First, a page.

Review: Beauty and the Beast by Zach Theatre
by Michael Meigs
With its seven-week-long production of Disney's Beauty and the Beast Austin's Zach theatre sets the stage with its familiar flourishes and mastery of theatrical design for a lavish banquet of comfort food. It's a fun evening with beloved characters in a familiar story, where the sweet, bookish heroine prevails over her caddish, smug suitor and recognizes the true worth of the towering, rude and resentful beast who turns out to be a prince in disguise.
You probably didn't need that summary, since Disney's 1991 animated film of it and the 1989 The Little Mermaid were formative elements in contemporary American romantic consciousness. Zach is staging a version of the 1993 Broadway show that ran for 13 years. Disney's script and music were eventually made available for regional and local productions, and over the last decade Central Texas has had the opportunity to see at least nine productions in venues ranging from high schools to community groups to this professional production. In fact, you can get tickets for the production currently running at the Temple Civic Theatre so as to compare the shows. You'll have to hurry, though, since as of this writing the Temple production is completely sold out for its July 20 - August 5 run, except for next week's Friday evening performance.
We enjoyed the evening immensely. It's a tuneful musical with a lively hidden orchestra directed by Zach pro Allen Robertson, performers lovingly costumed by Susan Branch Towne, and a massive set by Court Watson that revolves on the stage turntable to alternate between the Beast's towering castle and Beauty's rural village. Sarah Burke's choreography is just as much fun, with my favorite moment being the Busby Berkley swirl of young lady napkins for "Be Our Guest."
The Zach Theatre imported the principals, both Equity actors -- winsome Briana Brooks as Belle and Alexander Mendoza as the brooding, looming Beast, both of whom have performed these roles elsewhere -- but filled most secondary roles with Austin actors. Newly arrived in Austin, Kevin Pellicone was Gaston's lickspittle sidekick Lefou (French: the crazy one), unfortunately directed to perform as a prancing weakling, presumably gay. Pellicone, who's performed as Lefou elsewhere, clowned with goofy energy.
This is a nostalgia evening, and we had a curious sensation when surveying the packed audience. The seats appeared to be filled mostly with folks in their mid-forties and up. Mind you, a 7:30 p.m. curtain is a positive disincentive for those thinking about bringing the kids or grandchildren. By the time Act II rolled around, past 9 o'clock, there were audible sounds of misery from some of the few children there, and there were parents who hastily hustled away with overwhelmed, exhausted kids. Matinees at 2:30 p.m. on Saturdays and Sundays of this lengthy run will be kinder to the youngest ones.
Much of the amusement at the Beast's castle comes from Towne's costuming. John Christopher, recognized by the 2018 Austin Critics Table as outstanding individual performer, is jolly but confined in the structure of Cogsworth's clock; effervescent Zach musical comedy favorite Meredith McCall is reduced to a face by the bulk of Mrs. Pott's teapot; and Martin Burke, long recognized by many as probably the funniest actor in town, is candlestick Lumière, denied the use of his hands except for an occasional electric flash of surprise or indignation. Disney's animated film delighted by rendering inanimate objects as comic personalities, but the requirement to evoke the film onstage comes perilously close to reducing live actors to little more than objects with faces and voices. June Julian as the animated wardrobe Madame de la Grande Bouche (French: the lady with the big mouth) has the advantage here, for her powerful soprano overwhelms such disadvantages.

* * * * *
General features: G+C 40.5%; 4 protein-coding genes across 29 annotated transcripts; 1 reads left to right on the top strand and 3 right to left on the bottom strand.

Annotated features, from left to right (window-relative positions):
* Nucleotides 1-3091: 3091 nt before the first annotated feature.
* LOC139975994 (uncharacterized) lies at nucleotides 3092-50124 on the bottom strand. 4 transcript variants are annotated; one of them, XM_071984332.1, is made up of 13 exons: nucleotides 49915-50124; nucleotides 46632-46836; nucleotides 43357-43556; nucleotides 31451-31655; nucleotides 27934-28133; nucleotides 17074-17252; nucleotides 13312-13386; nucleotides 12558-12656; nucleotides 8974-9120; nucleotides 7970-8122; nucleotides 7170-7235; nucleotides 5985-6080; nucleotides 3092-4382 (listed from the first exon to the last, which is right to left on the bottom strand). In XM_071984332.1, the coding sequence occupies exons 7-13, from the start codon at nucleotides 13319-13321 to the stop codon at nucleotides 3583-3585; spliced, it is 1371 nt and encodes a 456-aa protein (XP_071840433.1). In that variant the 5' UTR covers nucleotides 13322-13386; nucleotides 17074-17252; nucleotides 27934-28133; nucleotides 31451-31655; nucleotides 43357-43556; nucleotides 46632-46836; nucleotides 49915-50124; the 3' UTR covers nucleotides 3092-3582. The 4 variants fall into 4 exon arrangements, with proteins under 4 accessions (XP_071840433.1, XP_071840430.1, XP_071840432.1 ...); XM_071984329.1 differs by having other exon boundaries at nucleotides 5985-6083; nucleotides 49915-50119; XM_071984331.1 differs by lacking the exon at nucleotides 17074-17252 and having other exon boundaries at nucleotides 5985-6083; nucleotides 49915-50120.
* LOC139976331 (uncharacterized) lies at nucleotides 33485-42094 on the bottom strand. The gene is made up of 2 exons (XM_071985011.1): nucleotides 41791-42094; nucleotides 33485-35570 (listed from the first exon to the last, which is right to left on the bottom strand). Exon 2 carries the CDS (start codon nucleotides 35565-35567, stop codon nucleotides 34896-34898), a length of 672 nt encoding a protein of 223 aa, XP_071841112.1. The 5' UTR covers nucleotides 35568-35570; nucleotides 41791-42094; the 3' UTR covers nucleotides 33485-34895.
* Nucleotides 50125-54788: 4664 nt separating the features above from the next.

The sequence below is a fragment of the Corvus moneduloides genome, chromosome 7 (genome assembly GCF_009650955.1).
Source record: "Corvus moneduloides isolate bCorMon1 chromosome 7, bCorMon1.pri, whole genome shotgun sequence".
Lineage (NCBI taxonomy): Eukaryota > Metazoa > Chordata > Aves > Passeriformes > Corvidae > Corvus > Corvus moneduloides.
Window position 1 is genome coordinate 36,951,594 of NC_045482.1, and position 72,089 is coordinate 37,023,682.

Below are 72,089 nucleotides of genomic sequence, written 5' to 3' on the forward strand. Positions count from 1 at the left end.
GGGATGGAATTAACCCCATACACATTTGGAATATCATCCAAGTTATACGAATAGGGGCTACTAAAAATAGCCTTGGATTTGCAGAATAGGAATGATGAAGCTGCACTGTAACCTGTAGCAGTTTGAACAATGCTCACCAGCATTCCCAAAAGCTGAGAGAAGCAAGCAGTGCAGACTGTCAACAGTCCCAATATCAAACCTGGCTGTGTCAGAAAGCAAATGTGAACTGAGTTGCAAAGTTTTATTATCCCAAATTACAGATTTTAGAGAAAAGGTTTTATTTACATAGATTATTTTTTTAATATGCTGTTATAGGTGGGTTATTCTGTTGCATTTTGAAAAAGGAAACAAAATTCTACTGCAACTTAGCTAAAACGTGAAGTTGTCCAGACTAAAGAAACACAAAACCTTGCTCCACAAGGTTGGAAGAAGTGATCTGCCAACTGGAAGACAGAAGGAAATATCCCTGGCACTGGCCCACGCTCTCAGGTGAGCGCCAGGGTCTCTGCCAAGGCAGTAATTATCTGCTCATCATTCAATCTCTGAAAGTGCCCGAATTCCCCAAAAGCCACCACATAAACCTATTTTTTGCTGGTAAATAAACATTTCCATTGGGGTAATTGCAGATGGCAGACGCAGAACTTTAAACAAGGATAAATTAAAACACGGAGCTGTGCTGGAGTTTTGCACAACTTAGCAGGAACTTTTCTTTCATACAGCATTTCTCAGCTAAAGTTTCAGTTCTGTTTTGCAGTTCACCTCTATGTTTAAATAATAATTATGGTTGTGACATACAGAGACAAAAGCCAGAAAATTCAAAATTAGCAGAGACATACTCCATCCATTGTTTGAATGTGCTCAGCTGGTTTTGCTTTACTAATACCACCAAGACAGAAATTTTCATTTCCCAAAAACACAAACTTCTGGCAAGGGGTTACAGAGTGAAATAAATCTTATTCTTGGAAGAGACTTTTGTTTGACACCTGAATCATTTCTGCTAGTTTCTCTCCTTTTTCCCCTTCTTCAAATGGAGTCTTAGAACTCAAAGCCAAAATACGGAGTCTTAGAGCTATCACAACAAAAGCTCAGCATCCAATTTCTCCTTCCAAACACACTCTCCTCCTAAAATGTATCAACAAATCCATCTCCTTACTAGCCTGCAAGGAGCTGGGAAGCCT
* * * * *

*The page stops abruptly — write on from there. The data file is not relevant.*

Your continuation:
Back in the village Matthew Redden faces no such constraints. Sporting that vaguely colonial 'do, he delights in conceited Gaston's oblivious ego. It's almost with regret that we see town-hero-gone-bad Gaston disappear over the back wall of Beast's castle, presumably falling to his death. And Michael Ferstenfeld as Belle's bewildered father is endearing, in manner and appearance a Disneyfied Tevye.
Beauty and the Beast is familiar, polished, mostly empty of message, and entirely reassuring. You'll enjoy its comfort food, which as Zach's bread-and-butter helps keep Austin's leading performance institution in the public eye and in the black.
July 11 - September 02, 2018
1510 Toomey Road
Austin, TX, 78704
Wednesdays through Saturdays at 7:30, Sundays at 2:30.
Tickets start at $25 and are available online at zachtheatre.org, by phone at 512-476-0541, or in person at the ZACH Theatre Box Office, in the Topfer Theatre, 202 South Lamar Boulevard (corner of Riverside Drive and South Lamar) Monday through Saturday, 12–5p.m. ZACH Theatre is wheelchair accessible. Discounts are available for groups of 8 or more. Student Rush Tickets are $20 one hour before show time (with valid ID).
Pride Night: Thursday, July 12, 2018
ASL Interpreted and Open Captioned: Wednesday, July 18, 2018
Post-Show Discussion: Wednesday, July 18, 2018
Champagne Opening: Thursday, July 19, 2018